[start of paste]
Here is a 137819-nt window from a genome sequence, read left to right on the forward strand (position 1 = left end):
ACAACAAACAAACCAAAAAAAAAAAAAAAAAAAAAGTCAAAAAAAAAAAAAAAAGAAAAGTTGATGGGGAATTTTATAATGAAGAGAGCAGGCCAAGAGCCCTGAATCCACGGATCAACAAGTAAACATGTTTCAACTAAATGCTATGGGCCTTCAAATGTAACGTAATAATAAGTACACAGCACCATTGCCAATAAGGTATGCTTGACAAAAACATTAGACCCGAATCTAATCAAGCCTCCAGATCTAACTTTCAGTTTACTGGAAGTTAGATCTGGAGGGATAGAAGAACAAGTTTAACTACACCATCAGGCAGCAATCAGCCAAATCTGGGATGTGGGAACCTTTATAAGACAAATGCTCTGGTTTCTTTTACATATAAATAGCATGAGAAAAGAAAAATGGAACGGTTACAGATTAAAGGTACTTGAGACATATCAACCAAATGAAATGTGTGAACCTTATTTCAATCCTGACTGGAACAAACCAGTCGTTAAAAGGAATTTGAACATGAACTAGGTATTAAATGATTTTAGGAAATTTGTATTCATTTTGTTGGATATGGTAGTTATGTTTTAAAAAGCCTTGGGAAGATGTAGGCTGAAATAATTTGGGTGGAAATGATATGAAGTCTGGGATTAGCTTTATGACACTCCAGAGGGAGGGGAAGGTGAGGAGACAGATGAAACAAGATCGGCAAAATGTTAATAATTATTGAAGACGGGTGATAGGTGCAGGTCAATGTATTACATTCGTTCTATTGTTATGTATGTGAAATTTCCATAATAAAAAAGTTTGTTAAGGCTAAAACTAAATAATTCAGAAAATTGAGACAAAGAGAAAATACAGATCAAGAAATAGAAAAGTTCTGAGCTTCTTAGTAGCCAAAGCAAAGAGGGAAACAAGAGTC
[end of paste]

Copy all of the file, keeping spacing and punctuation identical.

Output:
Here is a 137819-nt window from a genome sequence, read left to right on the forward strand (position 1 = left end):
ACAACAAACAAACCAAAAAAAAAAAAAAAAAAAAAGTCAAAAAAAAAAAAAAAAGAAAAGTTGATGGGGAATTTTATAATGAAGAGAGCAGGCCAAGAGCCCTGAATCCACGGATCAACAAGTAAACATGTTTCAACTAAATGCTATGGGCCTTCAAATGTAACGTAATAATAAGTACACAGCACCATTGCCAATAAGGTATGCTTGACAAAAACATTAGACCCGAATCTAATCAAGCCTCCAGATCTAACTTTCAGTTTACTGGAAGTTAGATCTGGAGGGATAGAAGAACAAGTTTAACTACACCATCAGGCAGCAATCAGCCAAATCTGGGATGTGGGAACCTTTATAAGACAAATGCTCTGGTTTCTTTTACATATAAATAGCATGAGAAAAGAAAAATGGAACGGTTACAGATTAAAGGTACTTGAGACATATCAACCAAATGAAATGTGTGAACCTTATTTCAATCCTGACTGGAACAAACCAGTCGTTAAAAGGAATTTGAACATGAACTAGGTATTAAATGATTTTAGGAAATTTGTATTCATTTTGTTGGATATGGTAGTTATGTTTTAAAAAGCCTTGGGAAGATGTAGGCTGAAATAATTTGGGTGGAAATGATATGAAGTCTGGGATTAGCTTTATGACACTCCAGAGGGAGGGGAAGGTGAGGAGACAGATGAAACAAGATCGGCAAAATGTTAATAATTATTGAAGACGGGTGATAGGTGCAGGTCAATGTATTACATTCGTTCTATTGTTATGTATGTGAAATTTCCATAATAAAAAAGTTTGTTAAGGCTAAAACTAAATAATTCAGAAAATTGAGACAAAGAGAAAATACAGATCAAGAAATAGAAAAGTTCTGAGCTTCTTAGTAGCCAAAGCAAAGAGGGAAACAAGAGTC